National Portrait Gallery, Smithsonian Institution; gift of Frank and Betsy Goodyear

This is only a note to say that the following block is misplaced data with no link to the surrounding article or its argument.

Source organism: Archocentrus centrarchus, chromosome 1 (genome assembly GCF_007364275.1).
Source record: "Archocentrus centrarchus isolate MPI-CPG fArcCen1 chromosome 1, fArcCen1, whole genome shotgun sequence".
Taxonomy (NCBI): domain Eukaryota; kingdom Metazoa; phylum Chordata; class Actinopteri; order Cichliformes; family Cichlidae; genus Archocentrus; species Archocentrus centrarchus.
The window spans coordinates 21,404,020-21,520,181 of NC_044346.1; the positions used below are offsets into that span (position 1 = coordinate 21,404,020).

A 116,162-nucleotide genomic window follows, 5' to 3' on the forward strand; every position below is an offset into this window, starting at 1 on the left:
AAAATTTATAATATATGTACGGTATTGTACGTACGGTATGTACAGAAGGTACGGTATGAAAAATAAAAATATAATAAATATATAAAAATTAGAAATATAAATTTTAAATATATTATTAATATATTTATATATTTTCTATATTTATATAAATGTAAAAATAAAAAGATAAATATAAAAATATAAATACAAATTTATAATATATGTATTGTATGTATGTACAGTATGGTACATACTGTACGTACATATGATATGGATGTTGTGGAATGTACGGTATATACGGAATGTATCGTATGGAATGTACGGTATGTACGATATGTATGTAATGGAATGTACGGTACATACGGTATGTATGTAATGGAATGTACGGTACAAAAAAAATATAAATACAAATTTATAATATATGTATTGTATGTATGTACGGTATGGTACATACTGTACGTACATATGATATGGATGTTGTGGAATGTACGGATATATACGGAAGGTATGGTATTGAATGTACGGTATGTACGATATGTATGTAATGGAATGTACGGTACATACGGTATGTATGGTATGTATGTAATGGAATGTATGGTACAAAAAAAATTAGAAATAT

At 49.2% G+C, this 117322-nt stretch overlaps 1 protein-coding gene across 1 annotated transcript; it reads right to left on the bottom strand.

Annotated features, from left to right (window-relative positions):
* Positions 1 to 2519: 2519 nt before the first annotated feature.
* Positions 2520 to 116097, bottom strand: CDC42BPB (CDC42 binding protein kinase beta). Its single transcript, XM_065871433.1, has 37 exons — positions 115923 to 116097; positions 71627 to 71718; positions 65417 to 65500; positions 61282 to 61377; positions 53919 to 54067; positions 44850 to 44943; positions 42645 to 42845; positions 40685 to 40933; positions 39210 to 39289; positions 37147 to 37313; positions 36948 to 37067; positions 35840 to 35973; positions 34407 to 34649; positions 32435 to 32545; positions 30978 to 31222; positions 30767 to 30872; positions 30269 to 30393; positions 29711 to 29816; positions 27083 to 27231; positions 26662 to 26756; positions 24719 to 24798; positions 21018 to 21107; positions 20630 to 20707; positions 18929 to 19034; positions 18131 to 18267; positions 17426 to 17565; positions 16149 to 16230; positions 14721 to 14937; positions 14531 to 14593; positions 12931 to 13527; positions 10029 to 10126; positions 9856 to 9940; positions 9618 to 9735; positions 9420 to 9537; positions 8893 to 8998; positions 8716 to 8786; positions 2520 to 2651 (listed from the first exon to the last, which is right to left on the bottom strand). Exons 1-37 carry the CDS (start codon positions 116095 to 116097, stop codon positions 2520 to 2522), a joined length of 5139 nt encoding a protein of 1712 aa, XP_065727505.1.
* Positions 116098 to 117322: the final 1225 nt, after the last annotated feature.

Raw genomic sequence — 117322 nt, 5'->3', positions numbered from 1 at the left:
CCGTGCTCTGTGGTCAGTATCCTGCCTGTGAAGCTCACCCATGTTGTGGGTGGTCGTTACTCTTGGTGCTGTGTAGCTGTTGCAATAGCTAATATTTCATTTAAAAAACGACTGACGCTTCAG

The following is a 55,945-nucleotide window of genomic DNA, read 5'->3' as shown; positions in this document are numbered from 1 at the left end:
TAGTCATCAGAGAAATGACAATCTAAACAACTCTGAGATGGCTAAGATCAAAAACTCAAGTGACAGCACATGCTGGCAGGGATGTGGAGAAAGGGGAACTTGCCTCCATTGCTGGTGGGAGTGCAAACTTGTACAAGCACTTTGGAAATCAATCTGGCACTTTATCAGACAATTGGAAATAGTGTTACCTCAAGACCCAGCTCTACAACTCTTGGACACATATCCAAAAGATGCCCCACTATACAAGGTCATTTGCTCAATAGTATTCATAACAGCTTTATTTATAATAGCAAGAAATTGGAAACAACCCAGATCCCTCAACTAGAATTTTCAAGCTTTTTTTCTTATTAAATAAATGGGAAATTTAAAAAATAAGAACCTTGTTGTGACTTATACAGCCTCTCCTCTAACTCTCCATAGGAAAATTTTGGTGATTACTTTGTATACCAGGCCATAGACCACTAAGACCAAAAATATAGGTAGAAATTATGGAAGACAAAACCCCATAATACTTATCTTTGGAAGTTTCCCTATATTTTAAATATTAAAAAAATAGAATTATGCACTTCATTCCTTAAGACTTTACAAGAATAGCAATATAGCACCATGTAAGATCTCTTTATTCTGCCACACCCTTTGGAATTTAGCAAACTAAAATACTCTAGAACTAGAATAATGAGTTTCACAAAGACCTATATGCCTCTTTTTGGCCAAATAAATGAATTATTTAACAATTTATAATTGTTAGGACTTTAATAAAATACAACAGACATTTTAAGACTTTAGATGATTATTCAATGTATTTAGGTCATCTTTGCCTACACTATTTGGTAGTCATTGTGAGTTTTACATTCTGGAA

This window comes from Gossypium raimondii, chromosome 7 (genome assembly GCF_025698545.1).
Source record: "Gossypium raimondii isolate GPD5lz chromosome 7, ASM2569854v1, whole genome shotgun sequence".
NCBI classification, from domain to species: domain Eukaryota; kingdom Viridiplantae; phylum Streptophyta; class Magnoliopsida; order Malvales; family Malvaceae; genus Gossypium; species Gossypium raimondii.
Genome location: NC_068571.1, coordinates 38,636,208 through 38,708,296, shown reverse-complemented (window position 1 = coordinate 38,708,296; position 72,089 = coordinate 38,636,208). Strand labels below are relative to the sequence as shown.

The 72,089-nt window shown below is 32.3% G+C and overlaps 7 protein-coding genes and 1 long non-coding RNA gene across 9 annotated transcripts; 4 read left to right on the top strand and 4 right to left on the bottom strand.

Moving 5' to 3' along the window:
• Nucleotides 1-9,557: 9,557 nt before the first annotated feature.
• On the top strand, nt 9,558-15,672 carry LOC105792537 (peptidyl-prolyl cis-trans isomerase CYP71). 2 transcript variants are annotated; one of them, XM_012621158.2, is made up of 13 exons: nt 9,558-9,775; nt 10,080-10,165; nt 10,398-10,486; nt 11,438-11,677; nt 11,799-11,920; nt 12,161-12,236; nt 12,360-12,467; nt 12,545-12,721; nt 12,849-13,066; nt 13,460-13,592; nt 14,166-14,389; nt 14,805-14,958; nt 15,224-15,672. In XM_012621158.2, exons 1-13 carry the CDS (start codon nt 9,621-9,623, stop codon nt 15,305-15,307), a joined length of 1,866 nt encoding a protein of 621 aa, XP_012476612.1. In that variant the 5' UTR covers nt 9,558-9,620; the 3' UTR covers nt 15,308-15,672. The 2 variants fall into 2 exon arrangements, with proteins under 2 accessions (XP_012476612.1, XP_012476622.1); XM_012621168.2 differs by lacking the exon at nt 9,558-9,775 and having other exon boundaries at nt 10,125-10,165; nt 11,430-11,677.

On March 10, 1973, leaders of the American Indian Movement (AIM) celebrated a short-lived victory when federal authorities who had encircled the town of Wounded Knee, South Dakota, agreed to pull back from their positions. Two weeks earlier, Dennis Banks, Russell Means, and nearly 200 armed followers had occupied this small town on the Pine Ridge Reservation, where in 1890 more than 350 Lakota men, women, and children had died during a conflict with the U.S. Army. Having founded AIM in 1968, Banks and Means had come to Wounded Knee in their ongoing campaign to publicize the plight of Native Americans and to spur an investigation into policies at the Bureau of Indian Affairs. As at previous stand-offs, tensions ran high, and authorities feared open warfare. This photograph shows Banks (left) and Means smoking pipes during a prayer ceremony that followed news of the withdrawal.